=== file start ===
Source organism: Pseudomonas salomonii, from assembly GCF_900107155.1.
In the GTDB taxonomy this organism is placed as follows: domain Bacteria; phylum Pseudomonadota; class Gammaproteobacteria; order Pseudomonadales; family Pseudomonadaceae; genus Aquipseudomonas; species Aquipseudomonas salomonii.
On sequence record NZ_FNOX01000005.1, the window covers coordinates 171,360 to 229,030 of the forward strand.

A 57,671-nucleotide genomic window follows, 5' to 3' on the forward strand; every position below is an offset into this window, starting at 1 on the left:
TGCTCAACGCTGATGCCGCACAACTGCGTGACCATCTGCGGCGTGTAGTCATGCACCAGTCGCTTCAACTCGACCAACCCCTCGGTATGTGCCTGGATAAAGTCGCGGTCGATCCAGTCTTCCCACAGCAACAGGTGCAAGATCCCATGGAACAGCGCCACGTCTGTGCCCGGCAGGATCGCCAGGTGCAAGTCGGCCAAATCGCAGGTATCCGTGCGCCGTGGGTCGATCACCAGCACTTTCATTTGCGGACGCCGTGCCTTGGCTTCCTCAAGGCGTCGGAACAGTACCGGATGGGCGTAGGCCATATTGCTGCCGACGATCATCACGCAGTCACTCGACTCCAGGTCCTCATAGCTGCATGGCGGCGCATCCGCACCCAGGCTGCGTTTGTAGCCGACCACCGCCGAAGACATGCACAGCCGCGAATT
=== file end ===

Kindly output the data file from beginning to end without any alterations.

Source organism: Pseudomonas salomonii, from assembly GCF_900107155.1.
In the GTDB taxonomy this organism is placed as follows: domain Bacteria; phylum Pseudomonadota; class Gammaproteobacteria; order Pseudomonadales; family Pseudomonadaceae; genus Aquipseudomonas; species Aquipseudomonas salomonii.
On sequence record NZ_FNOX01000005.1, the window covers coordinates 171,360 to 229,030 of the forward strand.

A 57,671-nucleotide genomic window follows, 5' to 3' on the forward strand; every position below is an offset into this window, starting at 1 on the left:
TGCTCAACGCTGATGCCGCACAACTGCGTGACCATCTGCGGCGTGTAGTCATGCACCAGTCGCTTCAACTCGACCAACCCCTCGGTATGTGCCTGGATAAAGTCGCGGTCGATCCAGTCTTCCCACAGCAACAGGTGCAAGATCCCATGGAACAGCGCCACGTCTGTGCCCGGCAGGATCGCCAGGTGCAAGTCGGCCAAATCGCAGGTATCCGTGCGCCGTGGGTCGATCACCAGCACTTTCATTTGCGGACGCCGTGCCTTGGCTTCCTCAAGGCGTCGGAACAGTACCGGATGGGCGTAGGCCATATTGCTGCCGACGATCATCACGCAGTCACTCGACTCCAGGTCCTCATAGCTGCATGGCGGCGCATCCGCACCCAGGCTGCGTTTGTAGCCGACCACCGCCGAAGACATGCACAGCCGCGAATT